To help complete the brand, I introduced some images and messaging for our company to use. Unlike our competitors, I wanted to stand out and make the product be more about the people that use it, rather than a series of dashboard screens and graphs. I used images of ordinary people who are either connected (seen using a device that can run the LMS) or celebrating success.

Marketing collateral

Along with the tidy up, I produced new business cards, leaflets, Microsoft Office templates (including PowerPoint and Word) to be used by our team in networking events and both internal and client-facing documents.


My most recent work for Academy Point is the new website. Previously we were using a very clunky WordPress theme that was hard to maintain. All the buttons were inconstant, the images were of low quality, and it was just filled with walls of text.

As a v1 of the new website, the goals were simple:

  • Explain who we are
  • Describe the features of our product
  • Encourage customers to request a demo

It had to be easy for us to maintain, have good performance, and be recognisable as Academy Point through our newly developed branding.

I started the project with some mood-boarding. Finding out what our team liked the look of, what they thought was effective, and identify things we wanted to avoid. From this, I was able to create some wireframes, getting all the important sections of the site laid out.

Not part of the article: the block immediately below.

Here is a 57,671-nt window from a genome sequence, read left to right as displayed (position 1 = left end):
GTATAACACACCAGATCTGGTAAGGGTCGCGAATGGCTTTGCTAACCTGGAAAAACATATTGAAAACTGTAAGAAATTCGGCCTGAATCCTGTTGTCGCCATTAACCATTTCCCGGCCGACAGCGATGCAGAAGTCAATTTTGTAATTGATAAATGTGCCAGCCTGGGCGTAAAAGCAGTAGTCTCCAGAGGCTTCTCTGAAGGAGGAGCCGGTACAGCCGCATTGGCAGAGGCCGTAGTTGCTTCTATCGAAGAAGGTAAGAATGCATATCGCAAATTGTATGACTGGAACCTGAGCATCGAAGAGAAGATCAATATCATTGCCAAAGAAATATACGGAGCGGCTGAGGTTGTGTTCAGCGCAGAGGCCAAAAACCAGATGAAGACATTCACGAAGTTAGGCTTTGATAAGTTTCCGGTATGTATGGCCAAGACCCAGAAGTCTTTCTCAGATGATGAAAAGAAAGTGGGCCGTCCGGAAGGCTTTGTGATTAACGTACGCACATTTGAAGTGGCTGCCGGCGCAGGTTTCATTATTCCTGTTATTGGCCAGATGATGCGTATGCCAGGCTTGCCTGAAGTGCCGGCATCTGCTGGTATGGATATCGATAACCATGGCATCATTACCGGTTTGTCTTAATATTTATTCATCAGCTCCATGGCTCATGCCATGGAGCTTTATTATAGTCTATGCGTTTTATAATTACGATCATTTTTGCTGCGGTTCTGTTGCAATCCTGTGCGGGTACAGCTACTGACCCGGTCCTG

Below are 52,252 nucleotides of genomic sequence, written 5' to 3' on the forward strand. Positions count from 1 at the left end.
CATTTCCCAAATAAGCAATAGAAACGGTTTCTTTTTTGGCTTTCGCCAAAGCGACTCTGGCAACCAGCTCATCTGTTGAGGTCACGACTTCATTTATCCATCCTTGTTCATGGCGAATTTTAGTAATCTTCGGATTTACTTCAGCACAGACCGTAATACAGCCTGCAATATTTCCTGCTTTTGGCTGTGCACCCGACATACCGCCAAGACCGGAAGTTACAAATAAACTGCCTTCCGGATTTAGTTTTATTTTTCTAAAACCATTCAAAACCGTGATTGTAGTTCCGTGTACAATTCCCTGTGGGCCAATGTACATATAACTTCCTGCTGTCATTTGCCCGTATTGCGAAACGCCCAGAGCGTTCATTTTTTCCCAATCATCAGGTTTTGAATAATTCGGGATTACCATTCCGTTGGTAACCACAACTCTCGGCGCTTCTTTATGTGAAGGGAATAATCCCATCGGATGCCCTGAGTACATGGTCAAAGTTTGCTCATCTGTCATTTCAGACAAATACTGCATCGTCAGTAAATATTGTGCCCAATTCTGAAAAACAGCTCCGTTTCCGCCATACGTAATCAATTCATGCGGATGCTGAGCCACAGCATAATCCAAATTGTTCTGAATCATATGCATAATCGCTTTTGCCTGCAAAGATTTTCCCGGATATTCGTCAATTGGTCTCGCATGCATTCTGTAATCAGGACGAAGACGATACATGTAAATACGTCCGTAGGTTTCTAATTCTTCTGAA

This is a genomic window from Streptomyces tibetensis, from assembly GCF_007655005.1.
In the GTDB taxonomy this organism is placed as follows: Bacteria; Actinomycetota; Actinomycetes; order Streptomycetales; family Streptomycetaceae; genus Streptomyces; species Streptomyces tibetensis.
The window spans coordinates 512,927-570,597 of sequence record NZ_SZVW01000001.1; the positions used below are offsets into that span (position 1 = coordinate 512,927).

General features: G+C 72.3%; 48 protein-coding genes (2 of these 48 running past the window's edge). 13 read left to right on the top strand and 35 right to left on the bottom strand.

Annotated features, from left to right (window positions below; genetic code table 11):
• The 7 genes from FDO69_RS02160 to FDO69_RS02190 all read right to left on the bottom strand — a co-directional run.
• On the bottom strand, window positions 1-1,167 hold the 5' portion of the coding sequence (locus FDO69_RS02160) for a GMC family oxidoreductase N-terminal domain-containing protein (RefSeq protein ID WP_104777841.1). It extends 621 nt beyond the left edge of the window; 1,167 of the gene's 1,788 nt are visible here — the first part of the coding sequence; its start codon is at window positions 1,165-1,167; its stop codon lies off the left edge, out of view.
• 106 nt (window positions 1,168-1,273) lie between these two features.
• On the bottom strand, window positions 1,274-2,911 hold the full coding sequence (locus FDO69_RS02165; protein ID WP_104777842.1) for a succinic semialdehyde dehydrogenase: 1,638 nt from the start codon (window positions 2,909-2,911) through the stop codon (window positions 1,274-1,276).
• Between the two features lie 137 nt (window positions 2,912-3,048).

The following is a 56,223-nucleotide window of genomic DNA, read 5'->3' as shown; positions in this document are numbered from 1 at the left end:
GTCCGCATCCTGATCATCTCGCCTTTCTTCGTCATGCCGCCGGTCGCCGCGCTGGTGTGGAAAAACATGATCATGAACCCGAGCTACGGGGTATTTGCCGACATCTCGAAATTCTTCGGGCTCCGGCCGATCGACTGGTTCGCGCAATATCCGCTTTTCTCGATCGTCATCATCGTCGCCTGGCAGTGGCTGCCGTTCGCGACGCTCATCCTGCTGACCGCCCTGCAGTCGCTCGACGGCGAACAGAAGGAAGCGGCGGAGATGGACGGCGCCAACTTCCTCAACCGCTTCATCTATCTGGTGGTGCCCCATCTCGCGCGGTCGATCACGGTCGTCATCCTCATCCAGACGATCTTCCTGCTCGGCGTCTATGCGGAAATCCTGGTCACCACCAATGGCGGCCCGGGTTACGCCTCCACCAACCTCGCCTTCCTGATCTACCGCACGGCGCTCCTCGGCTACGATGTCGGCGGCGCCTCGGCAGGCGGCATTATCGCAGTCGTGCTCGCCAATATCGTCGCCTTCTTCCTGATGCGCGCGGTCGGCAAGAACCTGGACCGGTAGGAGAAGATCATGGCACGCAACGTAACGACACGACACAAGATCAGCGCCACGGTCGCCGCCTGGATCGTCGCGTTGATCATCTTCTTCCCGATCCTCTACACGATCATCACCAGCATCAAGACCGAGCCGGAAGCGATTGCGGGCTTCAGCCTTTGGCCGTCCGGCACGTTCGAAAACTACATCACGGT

Academy Point website homepage wireframes.
The homepage wireframe

After a few rounds of amends, I started working on some common components – these formed the base of our new design system (more on this later)!

I iterated through several layouts to achieve a clean look that didn’t overwhelm the visitor, but at the same time, looked interesting. This iteration also involved several different imagery ideas, as well as discussions around colours.

The hardest part with the colours was ultimately down to accessibility. The main brand colours for Academy Point are not accessible on white / with white text. It was also impossible to choose just one colour that we felt should represent the brand when they all have equal weight for the brand.

Animations were added to the website to help give it smoother experience. Sadly, the ‘Blended Learning’ animation didn’t quite make it in the first version due to its complexity.

(GSAP’s SVG morph library would have done the trick but it seemed a little excessive to purchase a whole animation library just for 1 animation!)